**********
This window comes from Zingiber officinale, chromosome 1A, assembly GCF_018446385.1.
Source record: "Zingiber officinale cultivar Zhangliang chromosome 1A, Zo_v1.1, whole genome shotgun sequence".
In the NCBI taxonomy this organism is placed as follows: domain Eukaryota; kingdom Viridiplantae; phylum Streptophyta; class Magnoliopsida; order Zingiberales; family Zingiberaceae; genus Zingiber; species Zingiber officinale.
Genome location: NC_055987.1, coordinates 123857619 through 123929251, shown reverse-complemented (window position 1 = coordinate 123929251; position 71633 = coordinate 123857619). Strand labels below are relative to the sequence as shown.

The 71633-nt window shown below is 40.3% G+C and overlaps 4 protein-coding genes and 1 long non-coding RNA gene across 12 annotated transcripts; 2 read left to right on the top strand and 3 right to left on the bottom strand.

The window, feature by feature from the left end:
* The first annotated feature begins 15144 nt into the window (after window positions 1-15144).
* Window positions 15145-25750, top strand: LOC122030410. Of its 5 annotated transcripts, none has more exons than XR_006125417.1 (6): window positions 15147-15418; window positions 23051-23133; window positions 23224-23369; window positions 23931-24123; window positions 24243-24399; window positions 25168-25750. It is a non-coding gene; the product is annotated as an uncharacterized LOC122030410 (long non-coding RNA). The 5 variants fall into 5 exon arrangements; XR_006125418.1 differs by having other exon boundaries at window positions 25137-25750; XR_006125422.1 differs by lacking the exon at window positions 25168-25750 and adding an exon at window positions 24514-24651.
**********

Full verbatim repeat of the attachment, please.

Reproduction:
This window comes from Zingiber officinale, chromosome 1A, assembly GCF_018446385.1.
Source record: "Zingiber officinale cultivar Zhangliang chromosome 1A, Zo_v1.1, whole genome shotgun sequence".
In the NCBI taxonomy this organism is placed as follows: domain Eukaryota; kingdom Viridiplantae; phylum Streptophyta; class Magnoliopsida; order Zingiberales; family Zingiberaceae; genus Zingiber; species Zingiber officinale.
Genome location: NC_055987.1, coordinates 123857619 through 123929251, shown reverse-complemented (window position 1 = coordinate 123929251; position 71633 = coordinate 123857619). Strand labels below are relative to the sequence as shown.

The 71633-nt window shown below is 40.3% G+C and overlaps 4 protein-coding genes and 1 long non-coding RNA gene across 12 annotated transcripts; 2 read left to right on the top strand and 3 right to left on the bottom strand.

The window, feature by feature from the left end:
* The first annotated feature begins 15144 nt into the window (after window positions 1-15144).
* Window positions 15145-25750, top strand: LOC122030410. Of its 5 annotated transcripts, none has more exons than XR_006125417.1 (6): window positions 15147-15418; window positions 23051-23133; window positions 23224-23369; window positions 23931-24123; window positions 24243-24399; window positions 25168-25750. It is a non-coding gene; the product is annotated as an uncharacterized LOC122030410 (long non-coding RNA). The 5 variants fall into 5 exon arrangements; XR_006125418.1 differs by having other exon boundaries at window positions 25137-25750; XR_006125422.1 differs by lacking the exon at window positions 25168-25750 and adding an exon at window positions 24514-24651.